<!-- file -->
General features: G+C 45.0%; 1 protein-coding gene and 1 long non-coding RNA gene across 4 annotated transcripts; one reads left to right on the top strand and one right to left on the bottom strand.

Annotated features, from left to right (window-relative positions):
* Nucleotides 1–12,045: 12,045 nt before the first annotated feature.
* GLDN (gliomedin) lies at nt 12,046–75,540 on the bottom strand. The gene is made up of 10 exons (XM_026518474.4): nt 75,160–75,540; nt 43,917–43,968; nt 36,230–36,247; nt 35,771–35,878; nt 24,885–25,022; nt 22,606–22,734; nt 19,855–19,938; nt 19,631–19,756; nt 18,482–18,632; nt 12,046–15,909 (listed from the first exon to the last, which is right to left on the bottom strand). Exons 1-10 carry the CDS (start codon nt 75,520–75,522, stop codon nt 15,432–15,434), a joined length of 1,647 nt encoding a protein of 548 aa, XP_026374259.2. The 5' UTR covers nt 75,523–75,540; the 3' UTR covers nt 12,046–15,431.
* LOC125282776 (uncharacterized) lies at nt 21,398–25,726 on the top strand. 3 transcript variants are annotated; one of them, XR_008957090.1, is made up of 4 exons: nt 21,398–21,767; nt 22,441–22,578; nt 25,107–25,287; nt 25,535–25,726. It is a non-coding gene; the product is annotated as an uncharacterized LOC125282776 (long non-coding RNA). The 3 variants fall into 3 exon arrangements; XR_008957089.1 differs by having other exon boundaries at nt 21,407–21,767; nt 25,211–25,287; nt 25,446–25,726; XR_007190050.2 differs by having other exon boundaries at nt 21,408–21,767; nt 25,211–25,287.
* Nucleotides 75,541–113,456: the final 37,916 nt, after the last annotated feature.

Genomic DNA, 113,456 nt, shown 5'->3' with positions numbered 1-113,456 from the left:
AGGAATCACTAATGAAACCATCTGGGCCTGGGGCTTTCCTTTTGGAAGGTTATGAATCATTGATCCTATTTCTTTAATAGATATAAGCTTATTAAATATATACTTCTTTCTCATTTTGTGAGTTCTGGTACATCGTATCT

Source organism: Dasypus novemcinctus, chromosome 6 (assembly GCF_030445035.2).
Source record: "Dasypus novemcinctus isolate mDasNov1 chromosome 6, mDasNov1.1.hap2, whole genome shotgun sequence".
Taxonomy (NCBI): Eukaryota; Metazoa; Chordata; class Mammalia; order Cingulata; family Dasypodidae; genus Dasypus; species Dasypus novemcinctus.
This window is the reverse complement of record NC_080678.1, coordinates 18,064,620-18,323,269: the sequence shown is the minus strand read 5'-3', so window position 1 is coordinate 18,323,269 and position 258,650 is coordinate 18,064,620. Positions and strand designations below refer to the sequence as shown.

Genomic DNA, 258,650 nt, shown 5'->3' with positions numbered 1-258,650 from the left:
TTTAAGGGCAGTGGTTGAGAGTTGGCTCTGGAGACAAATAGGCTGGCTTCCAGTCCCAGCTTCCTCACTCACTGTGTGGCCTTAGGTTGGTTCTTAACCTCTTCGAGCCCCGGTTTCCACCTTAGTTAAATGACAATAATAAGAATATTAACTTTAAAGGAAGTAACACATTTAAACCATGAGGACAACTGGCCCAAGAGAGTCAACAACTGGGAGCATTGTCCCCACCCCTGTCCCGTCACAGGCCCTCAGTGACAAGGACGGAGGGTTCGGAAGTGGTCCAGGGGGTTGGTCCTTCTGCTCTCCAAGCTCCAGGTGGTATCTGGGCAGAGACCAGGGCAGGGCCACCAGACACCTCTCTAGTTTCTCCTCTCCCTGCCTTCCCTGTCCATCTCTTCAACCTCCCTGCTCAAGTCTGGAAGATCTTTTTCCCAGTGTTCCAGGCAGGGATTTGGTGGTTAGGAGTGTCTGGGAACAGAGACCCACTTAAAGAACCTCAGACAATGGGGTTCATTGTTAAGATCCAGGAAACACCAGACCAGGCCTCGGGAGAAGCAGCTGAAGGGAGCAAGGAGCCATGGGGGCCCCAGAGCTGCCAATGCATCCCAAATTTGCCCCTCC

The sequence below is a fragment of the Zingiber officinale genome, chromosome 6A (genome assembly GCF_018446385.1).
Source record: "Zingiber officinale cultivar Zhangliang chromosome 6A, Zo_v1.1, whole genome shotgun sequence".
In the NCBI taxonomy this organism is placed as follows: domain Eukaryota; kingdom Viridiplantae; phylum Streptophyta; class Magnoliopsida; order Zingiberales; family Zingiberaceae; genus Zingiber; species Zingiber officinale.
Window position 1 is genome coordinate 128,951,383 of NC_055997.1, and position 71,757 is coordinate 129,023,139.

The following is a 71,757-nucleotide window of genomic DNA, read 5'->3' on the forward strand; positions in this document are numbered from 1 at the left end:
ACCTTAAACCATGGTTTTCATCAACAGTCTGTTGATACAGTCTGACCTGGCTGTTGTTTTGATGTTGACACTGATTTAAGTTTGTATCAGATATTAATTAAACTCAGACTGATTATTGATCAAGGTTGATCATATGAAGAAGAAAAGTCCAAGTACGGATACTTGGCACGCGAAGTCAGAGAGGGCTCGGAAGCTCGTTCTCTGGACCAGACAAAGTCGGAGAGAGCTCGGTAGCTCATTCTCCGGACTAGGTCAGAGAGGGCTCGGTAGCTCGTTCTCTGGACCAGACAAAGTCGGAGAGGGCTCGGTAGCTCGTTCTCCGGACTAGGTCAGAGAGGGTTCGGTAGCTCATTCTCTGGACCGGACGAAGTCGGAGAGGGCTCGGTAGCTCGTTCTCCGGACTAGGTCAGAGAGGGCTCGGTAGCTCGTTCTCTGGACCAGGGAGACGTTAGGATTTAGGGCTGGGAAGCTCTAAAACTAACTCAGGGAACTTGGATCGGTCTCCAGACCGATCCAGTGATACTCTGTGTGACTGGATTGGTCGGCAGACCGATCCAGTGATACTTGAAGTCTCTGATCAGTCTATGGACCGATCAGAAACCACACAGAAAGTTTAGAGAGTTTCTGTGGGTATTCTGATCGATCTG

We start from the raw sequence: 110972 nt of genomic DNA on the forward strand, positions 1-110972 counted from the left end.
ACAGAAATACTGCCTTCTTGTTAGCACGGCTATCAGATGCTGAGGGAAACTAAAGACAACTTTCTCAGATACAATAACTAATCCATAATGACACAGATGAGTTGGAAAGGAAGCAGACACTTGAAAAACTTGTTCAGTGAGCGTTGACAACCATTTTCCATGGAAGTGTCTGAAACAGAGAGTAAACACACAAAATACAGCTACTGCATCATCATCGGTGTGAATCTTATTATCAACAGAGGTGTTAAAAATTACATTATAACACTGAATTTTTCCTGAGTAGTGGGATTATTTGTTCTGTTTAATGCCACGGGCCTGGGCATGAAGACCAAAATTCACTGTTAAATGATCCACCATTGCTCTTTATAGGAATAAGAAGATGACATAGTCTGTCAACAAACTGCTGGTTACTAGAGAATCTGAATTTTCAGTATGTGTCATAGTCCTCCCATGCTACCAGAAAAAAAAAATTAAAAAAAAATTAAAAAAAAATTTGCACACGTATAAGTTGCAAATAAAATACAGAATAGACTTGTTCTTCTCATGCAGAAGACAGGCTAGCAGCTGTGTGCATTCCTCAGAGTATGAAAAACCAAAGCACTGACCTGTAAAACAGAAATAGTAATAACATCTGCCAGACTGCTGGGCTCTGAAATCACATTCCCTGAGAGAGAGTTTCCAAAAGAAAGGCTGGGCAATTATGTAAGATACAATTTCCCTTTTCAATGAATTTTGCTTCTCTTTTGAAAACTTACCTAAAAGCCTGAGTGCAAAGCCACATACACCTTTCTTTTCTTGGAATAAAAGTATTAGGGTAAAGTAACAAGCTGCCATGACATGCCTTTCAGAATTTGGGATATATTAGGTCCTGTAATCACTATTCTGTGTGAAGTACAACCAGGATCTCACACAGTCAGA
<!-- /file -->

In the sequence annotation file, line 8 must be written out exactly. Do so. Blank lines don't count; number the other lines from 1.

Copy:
AGGAATCACTAATGAAACCATCTGGGCCTGGGGCTTTCCTTTTGGAAGGTTATGAATCATTGATCCTATTTCTTTAATAGATATAAGCTTATTAAATATATACTTCTTTCTCATTTTGTGAGTTCTGGTACATCGTATCT